One by one, kids too young to be attending funerals attended services Monday for kids too young to be laying in coffins.
The first funerals for those killed in the Connecticut school shooting last week were held in Newtown, a New England town stricken by grief since a gunman went on an unspeakable bloody rampage.
The two boys laid to rest were both 6 years old —one a huge football fan buried in Giants’ player Victor Cruz’s jersey, the other a whip-smart youngster whose twin sister survived the rampage.
Family, friends and townspeople streamed to two funeral homes to say goodbye to Jack Pinto, who loved the New York Giants and idolized their star wide receiver, and Noah Pozner, who liked to figure out how things worked mechanically.
In front of the funeral home where relatives mourned Noah, well-wishers placed two teddy bears, a bouquet of white flowers and a single red rose at the base of an old maple tree.
"He was just a really lively, smart kid," said Noah's uncle Alexis Haller, of Woodinville, Wash. "He would have become a great man, I think. He would have grown up to be a great dad."
Noah's twin sister, Arielle, who was assigned to a different classroom, survived the killing frenzy by 20-year-old Adam Lanza that left 20 children and six adults dead last week at Sandy Hook Elementary in an attack so horrifying that authorities could not say whether the school would ever reopen.
At Jack's service, hymns rang out from inside the funeral home. A mourner, Gwendolyn Glover, said that Jack was in an open casket and that the service was a message of comfort and protection, particularly for other children.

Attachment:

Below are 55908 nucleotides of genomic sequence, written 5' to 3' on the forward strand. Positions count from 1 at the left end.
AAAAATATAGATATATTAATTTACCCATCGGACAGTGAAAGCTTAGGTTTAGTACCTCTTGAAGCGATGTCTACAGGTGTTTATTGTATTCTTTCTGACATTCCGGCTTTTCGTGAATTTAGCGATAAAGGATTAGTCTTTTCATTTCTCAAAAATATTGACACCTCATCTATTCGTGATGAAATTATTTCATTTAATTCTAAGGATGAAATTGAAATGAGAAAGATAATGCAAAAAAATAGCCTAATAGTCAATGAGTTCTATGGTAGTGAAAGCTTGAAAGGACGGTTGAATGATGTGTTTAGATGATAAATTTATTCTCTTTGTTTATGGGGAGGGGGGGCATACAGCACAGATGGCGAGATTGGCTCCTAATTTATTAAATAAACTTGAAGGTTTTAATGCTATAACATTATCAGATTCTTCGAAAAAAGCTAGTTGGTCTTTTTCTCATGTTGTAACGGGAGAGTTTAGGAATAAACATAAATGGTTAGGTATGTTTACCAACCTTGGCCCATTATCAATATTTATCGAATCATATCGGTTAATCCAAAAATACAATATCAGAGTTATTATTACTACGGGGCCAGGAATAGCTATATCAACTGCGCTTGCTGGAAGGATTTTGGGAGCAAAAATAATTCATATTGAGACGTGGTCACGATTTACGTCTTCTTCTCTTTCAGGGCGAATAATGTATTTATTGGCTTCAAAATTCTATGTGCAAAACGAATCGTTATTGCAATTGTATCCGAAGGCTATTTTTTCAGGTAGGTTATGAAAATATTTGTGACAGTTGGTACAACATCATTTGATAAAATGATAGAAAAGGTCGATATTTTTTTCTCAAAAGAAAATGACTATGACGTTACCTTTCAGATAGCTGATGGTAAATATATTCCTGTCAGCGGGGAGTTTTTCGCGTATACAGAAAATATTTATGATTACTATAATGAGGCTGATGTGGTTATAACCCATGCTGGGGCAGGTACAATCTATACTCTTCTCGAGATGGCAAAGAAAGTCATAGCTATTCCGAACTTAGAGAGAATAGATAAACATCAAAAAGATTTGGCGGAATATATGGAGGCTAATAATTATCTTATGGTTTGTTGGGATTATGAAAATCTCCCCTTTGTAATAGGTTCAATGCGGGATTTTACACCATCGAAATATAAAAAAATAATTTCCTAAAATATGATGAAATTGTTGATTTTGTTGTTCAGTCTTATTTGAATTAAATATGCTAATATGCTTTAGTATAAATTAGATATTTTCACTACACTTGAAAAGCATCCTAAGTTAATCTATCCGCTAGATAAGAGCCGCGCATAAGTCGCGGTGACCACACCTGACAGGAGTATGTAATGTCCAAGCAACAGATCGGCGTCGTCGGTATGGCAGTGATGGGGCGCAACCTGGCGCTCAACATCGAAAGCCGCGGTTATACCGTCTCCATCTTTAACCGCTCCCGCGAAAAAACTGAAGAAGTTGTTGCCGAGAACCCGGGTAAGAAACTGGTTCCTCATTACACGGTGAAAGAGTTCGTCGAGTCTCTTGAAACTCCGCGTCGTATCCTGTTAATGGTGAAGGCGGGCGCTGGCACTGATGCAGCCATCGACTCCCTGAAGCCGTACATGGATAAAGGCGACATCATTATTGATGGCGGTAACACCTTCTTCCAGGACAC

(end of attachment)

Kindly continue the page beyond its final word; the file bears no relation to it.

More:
"The message was: You're secure now. The worst is over," she said.
The funeral program bore a quotation from the Book of Revelation: "God shall wipe away all tears. There shall be no more death. Neither sorrow nor crying, neither shall there be any more pain."
A fir tree opposite the funeral home was strung with paper angels carrying the names of everyone who died, including the teachers.
At both funeral homes, people wrestled with the same questions as the rest of the country — what steps could and should be taken to prevent anything like the massacre from happening again.
"If people want to go hunting, a single-shot rifle does the job, and that does the job to protect your home, too. If you need more than that, I don't know what to say," Ray DiStephan said outside Noah's funeral.
He added: "I don't want to see my kids go to schools that become maximum-security fortresses. That's not the world I want to live in, and that's not the world I want to raise them in."
With more funerals planned this week, the road ahead for Newtown, which had already started purging itself of Christmas decorations in a joyful season turned mournful, was clouded.
"I feel like we have to get back to normal, but I don't know if there is normal anymore," said Kim Camputo, mother of two children, 5 and 10, who attend a different school. "I'll definitely be dropping them off and picking them up myself for a while."
With Sandy Hook Elementary still designated a crime scene, State Police Lt. Paul Vance said that it could be months before police turn the school back over to the district. The people of Newtown, consumed by loss, were not ready to address its future.
"We're just now getting ready to talk to our son about who was killed," said Robert Licata, the father of a student who escaped harm during the shooting. "He's not even there yet."
Classes were canceled Monday, and Newtown's other schools were to reopen Tuesday. The district made plans to send surviving Sandy Hook students to a former middle school in the neighboring town of Monroe.
Sandy Hook desks are being taken to the Chalk Hill school in Monroe, empty since town schools consolidated last year, and tradesmen are donating their services to get the school ready within a matter of days.
"These are innocent children that need to be put on the right path again," Monroe police Lt. Brian McCauley said.
Based on reporting by The Associated Press.